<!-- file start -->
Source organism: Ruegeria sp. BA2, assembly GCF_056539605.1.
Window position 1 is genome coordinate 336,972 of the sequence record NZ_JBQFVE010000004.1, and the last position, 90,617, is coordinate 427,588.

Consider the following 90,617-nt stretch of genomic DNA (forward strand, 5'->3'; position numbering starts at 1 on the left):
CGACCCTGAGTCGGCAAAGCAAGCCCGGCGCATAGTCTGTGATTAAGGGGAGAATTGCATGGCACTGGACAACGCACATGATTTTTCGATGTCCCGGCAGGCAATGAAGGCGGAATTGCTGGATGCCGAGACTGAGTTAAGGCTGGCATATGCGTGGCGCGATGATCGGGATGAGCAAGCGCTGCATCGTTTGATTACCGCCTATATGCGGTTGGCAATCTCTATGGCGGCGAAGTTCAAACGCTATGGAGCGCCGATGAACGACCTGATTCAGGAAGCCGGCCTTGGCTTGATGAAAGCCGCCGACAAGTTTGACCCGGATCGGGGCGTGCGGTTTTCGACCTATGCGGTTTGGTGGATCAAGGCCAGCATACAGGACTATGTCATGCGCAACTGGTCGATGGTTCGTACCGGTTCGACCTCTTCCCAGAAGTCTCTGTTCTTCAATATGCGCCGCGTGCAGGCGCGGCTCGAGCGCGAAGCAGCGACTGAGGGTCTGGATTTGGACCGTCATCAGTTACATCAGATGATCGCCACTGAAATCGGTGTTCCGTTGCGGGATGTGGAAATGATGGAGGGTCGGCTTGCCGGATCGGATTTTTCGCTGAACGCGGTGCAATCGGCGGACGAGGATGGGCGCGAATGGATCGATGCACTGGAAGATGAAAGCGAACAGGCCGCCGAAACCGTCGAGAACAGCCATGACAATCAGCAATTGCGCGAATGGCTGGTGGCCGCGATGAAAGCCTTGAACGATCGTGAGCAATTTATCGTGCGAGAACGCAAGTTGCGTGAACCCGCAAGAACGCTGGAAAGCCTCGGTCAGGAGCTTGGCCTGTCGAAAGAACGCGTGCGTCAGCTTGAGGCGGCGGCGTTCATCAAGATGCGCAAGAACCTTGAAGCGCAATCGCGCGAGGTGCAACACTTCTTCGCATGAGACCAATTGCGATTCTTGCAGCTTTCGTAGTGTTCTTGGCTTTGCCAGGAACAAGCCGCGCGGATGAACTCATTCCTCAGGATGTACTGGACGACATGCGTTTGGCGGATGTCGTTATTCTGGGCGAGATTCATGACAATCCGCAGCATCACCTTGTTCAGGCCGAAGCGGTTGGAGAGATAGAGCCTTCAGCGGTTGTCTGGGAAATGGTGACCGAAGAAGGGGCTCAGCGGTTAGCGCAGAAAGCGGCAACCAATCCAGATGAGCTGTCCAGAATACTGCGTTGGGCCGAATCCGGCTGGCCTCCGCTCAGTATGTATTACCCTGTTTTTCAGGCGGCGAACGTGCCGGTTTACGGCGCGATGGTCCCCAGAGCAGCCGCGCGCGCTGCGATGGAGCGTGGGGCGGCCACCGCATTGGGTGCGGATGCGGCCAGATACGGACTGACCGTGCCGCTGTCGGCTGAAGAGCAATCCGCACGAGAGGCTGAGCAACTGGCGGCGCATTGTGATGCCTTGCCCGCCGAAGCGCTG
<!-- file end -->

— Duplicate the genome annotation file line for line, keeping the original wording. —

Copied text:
Source organism: Ruegeria sp. BA2, assembly GCF_056539605.1.
Window position 1 is genome coordinate 336,972 of the sequence record NZ_JBQFVE010000004.1, and the last position, 90,617, is coordinate 427,588.

Consider the following 90,617-nt stretch of genomic DNA (forward strand, 5'->3'; position numbering starts at 1 on the left):
CGACCCTGAGTCGGCAAAGCAAGCCCGGCGCATAGTCTGTGATTAAGGGGAGAATTGCATGGCACTGGACAACGCACATGATTTTTCGATGTCCCGGCAGGCAATGAAGGCGGAATTGCTGGATGCCGAGACTGAGTTAAGGCTGGCATATGCGTGGCGCGATGATCGGGATGAGCAAGCGCTGCATCGTTTGATTACCGCCTATATGCGGTTGGCAATCTCTATGGCGGCGAAGTTCAAACGCTATGGAGCGCCGATGAACGACCTGATTCAGGAAGCCGGCCTTGGCTTGATGAAAGCCGCCGACAAGTTTGACCCGGATCGGGGCGTGCGGTTTTCGACCTATGCGGTTTGGTGGATCAAGGCCAGCATACAGGACTATGTCATGCGCAACTGGTCGATGGTTCGTACCGGTTCGACCTCTTCCCAGAAGTCTCTGTTCTTCAATATGCGCCGCGTGCAGGCGCGGCTCGAGCGCGAAGCAGCGACTGAGGGTCTGGATTTGGACCGTCATCAGTTACATCAGATGATCGCCACTGAAATCGGTGTTCCGTTGCGGGATGTGGAAATGATGGAGGGTCGGCTTGCCGGATCGGATTTTTCGCTGAACGCGGTGCAATCGGCGGACGAGGATGGGCGCGAATGGATCGATGCACTGGAAGATGAAAGCGAACAGGCCGCCGAAACCGTCGAGAACAGCCATGACAATCAGCAATTGCGCGAATGGCTGGTGGCCGCGATGAAAGCCTTGAACGATCGTGAGCAATTTATCGTGCGAGAACGCAAGTTGCGTGAACCCGCAAGAACGCTGGAAAGCCTCGGTCAGGAGCTTGGCCTGTCGAAAGAACGCGTGCGTCAGCTTGAGGCGGCGGCGTTCATCAAGATGCGCAAGAACCTTGAAGCGCAATCGCGCGAGGTGCAACACTTCTTCGCATGAGACCAATTGCGATTCTTGCAGCTTTCGTAGTGTTCTTGGCTTTGCCAGGAACAAGCCGCGCGGATGAACTCATTCCTCAGGATGTACTGGACGACATGCGTTTGGCGGATGTCGTTATTCTGGGCGAGATTCATGACAATCCGCAGCATCACCTTGTTCAGGCCGAAGCGGTTGGAGAGATAGAGCCTTCAGCGGTTGTCTGGGAAATGGTGACCGAAGAAGGGGCTCAGCGGTTAGCGCAGAAAGCGGCAACCAATCCAGATGAGCTGTCCAGAATACTGCGTTGGGCCGAATCCGGCTGGCCTCCGCTCAGTATGTATTACCCTGTTTTTCAGGCGGCGAACGTGCCGGTTTACGGCGCGATGGTCCCCAGAGCAGCCGCGCGCGCTGCGATGGAGCGTGGGGCGGCCACCGCATTGGGTGCGGATGCGGCCAGATACGGACTGACCGTGCCGCTGTCGGCTGAAGAGCAATCCGCACGAGAGGCTGAGCAACTGGCGGCGCATTGTGATGCCTTGCCCGCCGAAGCGCTG